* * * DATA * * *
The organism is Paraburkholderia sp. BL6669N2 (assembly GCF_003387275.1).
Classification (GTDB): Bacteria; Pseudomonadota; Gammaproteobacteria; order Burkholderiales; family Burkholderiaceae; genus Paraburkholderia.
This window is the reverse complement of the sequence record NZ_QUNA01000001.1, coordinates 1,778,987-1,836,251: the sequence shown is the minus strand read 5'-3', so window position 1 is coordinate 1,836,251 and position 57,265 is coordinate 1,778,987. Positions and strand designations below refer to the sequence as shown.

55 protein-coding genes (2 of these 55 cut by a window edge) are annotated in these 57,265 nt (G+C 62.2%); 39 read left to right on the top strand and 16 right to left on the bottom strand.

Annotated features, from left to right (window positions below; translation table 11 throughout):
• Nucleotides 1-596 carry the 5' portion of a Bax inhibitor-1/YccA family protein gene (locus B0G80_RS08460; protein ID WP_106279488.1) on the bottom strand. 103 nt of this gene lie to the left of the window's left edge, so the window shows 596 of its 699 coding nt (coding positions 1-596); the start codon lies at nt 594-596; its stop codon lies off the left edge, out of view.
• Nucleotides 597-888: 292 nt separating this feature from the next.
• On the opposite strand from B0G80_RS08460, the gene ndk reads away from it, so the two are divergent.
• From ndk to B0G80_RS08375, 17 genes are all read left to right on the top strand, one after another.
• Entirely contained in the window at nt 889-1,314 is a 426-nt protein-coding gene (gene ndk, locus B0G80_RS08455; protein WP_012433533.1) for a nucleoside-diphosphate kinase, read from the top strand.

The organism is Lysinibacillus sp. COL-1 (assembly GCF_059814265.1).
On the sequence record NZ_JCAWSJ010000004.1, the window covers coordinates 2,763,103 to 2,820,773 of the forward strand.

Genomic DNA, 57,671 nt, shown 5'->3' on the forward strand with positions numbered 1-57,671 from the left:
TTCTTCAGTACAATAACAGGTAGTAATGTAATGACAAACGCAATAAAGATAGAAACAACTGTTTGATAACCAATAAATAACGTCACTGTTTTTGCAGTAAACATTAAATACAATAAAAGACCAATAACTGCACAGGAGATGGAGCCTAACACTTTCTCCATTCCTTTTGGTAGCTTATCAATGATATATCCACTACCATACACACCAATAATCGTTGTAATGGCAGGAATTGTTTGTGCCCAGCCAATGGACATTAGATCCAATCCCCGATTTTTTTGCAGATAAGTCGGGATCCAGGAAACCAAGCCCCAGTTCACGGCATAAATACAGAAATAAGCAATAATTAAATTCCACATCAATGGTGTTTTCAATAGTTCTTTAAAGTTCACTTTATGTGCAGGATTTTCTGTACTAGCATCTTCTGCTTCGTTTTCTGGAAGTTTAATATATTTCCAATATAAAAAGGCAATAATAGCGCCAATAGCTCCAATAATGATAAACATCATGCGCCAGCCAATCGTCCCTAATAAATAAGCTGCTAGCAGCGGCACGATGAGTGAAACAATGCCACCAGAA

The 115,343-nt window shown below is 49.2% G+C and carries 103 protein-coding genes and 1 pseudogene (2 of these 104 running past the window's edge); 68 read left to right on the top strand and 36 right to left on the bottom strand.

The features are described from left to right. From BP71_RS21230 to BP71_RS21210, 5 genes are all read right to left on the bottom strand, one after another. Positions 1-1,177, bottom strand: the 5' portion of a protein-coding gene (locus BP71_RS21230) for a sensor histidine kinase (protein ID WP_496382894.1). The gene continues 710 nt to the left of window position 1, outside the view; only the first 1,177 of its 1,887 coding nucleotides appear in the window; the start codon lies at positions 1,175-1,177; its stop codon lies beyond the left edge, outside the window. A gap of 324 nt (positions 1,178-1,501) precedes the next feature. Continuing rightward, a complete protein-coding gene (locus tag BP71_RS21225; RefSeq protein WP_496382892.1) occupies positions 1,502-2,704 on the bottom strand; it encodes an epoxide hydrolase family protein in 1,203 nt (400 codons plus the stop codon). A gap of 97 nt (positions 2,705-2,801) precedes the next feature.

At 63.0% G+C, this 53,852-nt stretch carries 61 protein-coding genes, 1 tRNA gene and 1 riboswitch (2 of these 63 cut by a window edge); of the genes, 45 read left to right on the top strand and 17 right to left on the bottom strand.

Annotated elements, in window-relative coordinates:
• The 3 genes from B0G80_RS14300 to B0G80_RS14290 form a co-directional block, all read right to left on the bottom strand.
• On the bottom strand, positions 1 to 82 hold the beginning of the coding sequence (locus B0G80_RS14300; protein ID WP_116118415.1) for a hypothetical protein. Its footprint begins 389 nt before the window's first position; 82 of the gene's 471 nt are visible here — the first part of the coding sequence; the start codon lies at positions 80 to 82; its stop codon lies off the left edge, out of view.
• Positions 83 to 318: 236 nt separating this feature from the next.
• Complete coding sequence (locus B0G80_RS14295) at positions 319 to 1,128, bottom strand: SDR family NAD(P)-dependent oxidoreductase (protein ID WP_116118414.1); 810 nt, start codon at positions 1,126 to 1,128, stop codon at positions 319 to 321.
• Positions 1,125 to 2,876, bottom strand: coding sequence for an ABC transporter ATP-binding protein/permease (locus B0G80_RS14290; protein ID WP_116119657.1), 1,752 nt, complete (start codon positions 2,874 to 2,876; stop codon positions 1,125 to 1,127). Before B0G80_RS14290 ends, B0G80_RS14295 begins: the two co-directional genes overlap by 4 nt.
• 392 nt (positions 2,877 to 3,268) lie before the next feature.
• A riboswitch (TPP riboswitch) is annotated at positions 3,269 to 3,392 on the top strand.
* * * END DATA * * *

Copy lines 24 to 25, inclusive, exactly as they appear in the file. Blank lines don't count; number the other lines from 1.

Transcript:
• 392 nt (positions 2,877 to 3,268) lie before the next feature.
• A riboswitch (TPP riboswitch) is annotated at positions 3,269 to 3,392 on the top strand.